It’s true. Your email marketing open rate is wrong.

If you’ve paid much attention to the debate over the accuracy of that metric during the last several years, you probably already know that. If not, the basic premise of the challenge is that an open is really just a “rendering” or “downloading” of image(s), meaning there are a number of ways that your email can be consumed without it being counted as an open (i.e. text version, image-disabled preview, etc.). Conversely, a good number of your opens are likely emails that hit an inbox where images were enabled in the preview, but the email was given no actual attention by the user.

That’s not to say that watching your open rate isn’t useful, and at here at DEG we would never tell you not to measure it. In fact, using the open rate as a sort of Dow Jones-esque indicator of the overall trend of your program is quite valid. The future of inbox measurement, though, is not in the open rate, or even necessarily in the long-heralded click-through rate, though the latter will continue to be a KPI for email marketing’s foreseeable future.

The new school of email analytics is far more about a combination of data points that marketers have been empowered to view by a recent wave of innovations by companies like Litmus, Return Path, and Moveable Ink. These new capabilities allow us to measure:

What mobile devices and/or email clients were used to read the email: Was your email viewed in Outlook? In Gmail? On an iPhone? How about Android devices? The answer is probably yes to all of these, but we now have the ability to see the precise breakdown of what technologies are being used to access and consume our email content. The impact of having this visibility can manifest as creative optimization, content hierarchy, segmentation strategies, and much more. For most email marketers, this will prove the most important advancement in analytics and measurement since the first click tracking in the early days of email as a marketing channel.

Where the email was opened: New measuring capabilities allow us to understand exactly what our geographic distribution of readership looks like for any given email. For brands that may have little understanding of where their subscribers live, work, and travel, this information can be especially enlightening. Understanding where your subscribers are consuming your communications can open a world of content relevancy opportunities. For example, if 25% of your list is consistently opening your emails in French-speaking Canada, perhaps you should consider offering a French version of your communications.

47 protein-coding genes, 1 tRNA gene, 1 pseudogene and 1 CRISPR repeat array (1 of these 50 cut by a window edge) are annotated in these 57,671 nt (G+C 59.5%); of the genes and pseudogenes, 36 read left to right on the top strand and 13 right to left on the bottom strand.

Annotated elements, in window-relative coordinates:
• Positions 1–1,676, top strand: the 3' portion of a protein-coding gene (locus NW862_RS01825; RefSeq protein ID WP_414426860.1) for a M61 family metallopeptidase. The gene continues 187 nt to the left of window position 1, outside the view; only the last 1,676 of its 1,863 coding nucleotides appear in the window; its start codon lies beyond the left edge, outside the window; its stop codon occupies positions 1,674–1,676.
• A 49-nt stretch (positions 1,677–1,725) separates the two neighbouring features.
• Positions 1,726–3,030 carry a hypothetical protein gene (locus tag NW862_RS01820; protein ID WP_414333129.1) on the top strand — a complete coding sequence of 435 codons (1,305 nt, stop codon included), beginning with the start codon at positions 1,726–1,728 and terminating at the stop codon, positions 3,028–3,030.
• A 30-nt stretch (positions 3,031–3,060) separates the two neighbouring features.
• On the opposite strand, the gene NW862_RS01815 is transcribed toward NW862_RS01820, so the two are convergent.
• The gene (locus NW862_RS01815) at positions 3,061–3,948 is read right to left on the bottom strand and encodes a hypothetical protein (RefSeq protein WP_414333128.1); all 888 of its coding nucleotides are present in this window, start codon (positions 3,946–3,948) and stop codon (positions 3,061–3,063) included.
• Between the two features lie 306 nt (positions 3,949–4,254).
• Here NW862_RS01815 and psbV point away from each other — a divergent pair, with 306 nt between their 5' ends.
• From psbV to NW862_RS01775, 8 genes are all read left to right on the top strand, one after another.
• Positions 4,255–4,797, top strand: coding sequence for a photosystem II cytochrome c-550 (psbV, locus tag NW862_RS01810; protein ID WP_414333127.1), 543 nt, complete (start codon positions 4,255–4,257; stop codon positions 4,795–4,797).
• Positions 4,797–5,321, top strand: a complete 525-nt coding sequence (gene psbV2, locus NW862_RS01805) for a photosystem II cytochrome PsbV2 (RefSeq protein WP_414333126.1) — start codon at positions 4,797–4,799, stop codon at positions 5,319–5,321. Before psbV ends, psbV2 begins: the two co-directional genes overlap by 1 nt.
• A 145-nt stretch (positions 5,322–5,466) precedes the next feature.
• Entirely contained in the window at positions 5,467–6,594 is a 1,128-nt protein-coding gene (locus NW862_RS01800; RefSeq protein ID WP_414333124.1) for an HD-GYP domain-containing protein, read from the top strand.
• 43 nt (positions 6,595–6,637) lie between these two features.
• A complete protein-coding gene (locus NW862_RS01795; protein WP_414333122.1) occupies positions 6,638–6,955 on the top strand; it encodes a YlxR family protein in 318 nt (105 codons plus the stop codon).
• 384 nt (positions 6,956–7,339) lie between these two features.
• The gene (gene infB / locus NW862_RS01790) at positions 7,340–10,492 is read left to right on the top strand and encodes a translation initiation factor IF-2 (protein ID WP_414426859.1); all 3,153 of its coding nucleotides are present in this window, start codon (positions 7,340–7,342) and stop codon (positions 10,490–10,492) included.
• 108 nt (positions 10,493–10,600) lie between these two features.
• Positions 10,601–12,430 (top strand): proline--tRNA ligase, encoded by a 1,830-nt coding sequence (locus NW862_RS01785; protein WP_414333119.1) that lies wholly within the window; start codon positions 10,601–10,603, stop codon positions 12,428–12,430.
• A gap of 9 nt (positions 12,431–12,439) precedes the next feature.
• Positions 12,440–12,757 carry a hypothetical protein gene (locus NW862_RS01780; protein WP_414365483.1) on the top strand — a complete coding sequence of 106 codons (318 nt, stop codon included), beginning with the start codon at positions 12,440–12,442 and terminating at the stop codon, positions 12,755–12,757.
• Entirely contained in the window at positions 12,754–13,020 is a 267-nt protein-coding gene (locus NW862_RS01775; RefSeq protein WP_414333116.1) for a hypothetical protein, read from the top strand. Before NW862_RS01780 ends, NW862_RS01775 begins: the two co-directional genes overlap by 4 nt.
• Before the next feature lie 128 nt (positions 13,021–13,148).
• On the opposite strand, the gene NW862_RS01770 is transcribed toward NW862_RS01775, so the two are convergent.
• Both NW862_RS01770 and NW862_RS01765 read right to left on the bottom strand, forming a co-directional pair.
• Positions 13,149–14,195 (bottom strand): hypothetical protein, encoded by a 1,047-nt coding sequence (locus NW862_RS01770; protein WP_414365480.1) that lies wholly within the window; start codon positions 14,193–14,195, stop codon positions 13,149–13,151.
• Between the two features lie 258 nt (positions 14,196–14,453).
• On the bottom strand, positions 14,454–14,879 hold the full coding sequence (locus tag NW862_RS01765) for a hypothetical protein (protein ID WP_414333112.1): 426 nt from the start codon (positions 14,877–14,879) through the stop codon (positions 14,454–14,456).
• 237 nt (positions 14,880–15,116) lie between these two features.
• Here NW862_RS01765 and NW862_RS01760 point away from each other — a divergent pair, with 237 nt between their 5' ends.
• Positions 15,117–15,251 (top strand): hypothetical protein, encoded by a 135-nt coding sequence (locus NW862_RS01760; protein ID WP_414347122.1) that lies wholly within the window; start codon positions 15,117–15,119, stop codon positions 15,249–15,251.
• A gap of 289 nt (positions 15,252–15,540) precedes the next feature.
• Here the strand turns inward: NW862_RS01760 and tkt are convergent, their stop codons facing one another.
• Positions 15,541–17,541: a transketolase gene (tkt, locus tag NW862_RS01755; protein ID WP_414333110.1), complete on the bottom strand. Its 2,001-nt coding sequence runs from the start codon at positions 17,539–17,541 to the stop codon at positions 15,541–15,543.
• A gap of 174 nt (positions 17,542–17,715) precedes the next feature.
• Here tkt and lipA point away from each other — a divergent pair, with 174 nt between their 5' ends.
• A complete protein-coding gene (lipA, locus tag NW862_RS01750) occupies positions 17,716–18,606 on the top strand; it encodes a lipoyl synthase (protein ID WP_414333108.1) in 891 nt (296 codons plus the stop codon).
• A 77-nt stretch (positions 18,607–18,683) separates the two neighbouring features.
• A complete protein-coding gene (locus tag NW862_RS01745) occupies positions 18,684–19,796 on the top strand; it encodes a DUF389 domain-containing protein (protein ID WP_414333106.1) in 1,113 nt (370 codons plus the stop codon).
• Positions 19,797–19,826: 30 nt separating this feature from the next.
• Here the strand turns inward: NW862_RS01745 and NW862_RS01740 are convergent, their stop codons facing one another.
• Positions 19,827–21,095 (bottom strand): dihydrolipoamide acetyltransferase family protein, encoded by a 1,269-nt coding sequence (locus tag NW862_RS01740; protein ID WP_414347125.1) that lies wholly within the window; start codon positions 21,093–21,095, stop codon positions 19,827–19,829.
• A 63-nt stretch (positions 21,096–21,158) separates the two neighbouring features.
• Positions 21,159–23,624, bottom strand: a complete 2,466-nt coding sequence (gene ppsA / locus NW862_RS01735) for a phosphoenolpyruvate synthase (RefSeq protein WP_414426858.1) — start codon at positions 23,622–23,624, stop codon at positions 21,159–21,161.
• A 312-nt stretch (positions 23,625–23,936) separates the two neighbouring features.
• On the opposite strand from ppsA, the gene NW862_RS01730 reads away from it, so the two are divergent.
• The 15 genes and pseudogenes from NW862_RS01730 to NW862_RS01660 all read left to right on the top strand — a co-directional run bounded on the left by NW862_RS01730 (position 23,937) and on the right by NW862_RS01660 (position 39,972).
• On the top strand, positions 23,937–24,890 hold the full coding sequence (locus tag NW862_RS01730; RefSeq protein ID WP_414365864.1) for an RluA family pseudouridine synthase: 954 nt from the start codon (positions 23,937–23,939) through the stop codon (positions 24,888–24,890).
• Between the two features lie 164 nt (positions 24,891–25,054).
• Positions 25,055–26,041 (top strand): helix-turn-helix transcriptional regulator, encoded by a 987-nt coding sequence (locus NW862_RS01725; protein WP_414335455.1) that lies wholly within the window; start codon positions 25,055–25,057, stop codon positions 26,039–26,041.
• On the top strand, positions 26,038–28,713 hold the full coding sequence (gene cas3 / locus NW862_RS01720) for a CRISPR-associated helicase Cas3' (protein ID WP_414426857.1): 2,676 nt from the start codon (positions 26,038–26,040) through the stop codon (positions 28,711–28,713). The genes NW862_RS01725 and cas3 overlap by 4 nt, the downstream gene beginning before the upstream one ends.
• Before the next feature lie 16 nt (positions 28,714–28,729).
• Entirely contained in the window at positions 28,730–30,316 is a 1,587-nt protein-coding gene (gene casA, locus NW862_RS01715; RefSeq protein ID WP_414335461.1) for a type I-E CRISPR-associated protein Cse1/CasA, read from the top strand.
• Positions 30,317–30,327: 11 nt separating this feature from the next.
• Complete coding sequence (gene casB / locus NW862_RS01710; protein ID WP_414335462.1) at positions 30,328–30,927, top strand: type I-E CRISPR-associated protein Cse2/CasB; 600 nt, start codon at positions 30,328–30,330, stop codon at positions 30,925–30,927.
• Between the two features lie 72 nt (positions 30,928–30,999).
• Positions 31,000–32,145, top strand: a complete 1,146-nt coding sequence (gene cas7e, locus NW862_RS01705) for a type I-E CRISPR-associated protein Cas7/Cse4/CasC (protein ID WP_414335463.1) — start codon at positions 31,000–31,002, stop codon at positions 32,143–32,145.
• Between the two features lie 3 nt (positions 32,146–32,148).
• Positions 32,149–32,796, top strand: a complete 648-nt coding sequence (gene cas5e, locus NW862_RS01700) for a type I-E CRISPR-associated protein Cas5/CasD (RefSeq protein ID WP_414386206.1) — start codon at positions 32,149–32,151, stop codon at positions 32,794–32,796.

Whether or not the email was read: Of the emails that are reported as opened, you can now understand how many users actually read through the email, how many simply scanned the content, and how many opened and immediately closed the email without consuming any content.

If the email was deleted: In addition to knowing whether the email was actually read, we can also see whether it was deleted. This has particular importance when considering the impact of inbox engagement on deliverability. If your email is consistently being deleted without being opened or read, it can negatively impact your access to the inbox, and it may be time to reduce frequency to a segment, or cut bait altogether.

Whether the email was shared: Many marketers have been tracking forwards for years using forward-to-a-friend mechanisms referenced within their email creative as a call-to-action. However, the typical user is far more inclined to use the forwarding capability native to his/her desktop, webmail, or mobile email client. Thanks to new tools, we can now see the total number of times our emails are being forwarded using both methods.

If the email was printed: Even with the sharp rise in smartphone adoption and the coinciding advancement of mobile-friendly point-of-sale technologies, many brick-and-mortar companies still rely heavily on prompting customers to print an email for some form of on-premise redemption or exchange. In the past, our only visibility into this conversion process had been comparing opens to redemptions, leaving the question of whether our creative was successfully prompting the print action. Now, we can see that additional step of the process, helping us to identify the proper optimization points.

All of these advancements represent opportunities to optimize your email marketing, but successfully leveraging them requires good planning, a solid learning agenda, and dedication to testing. Welcome to the new school.

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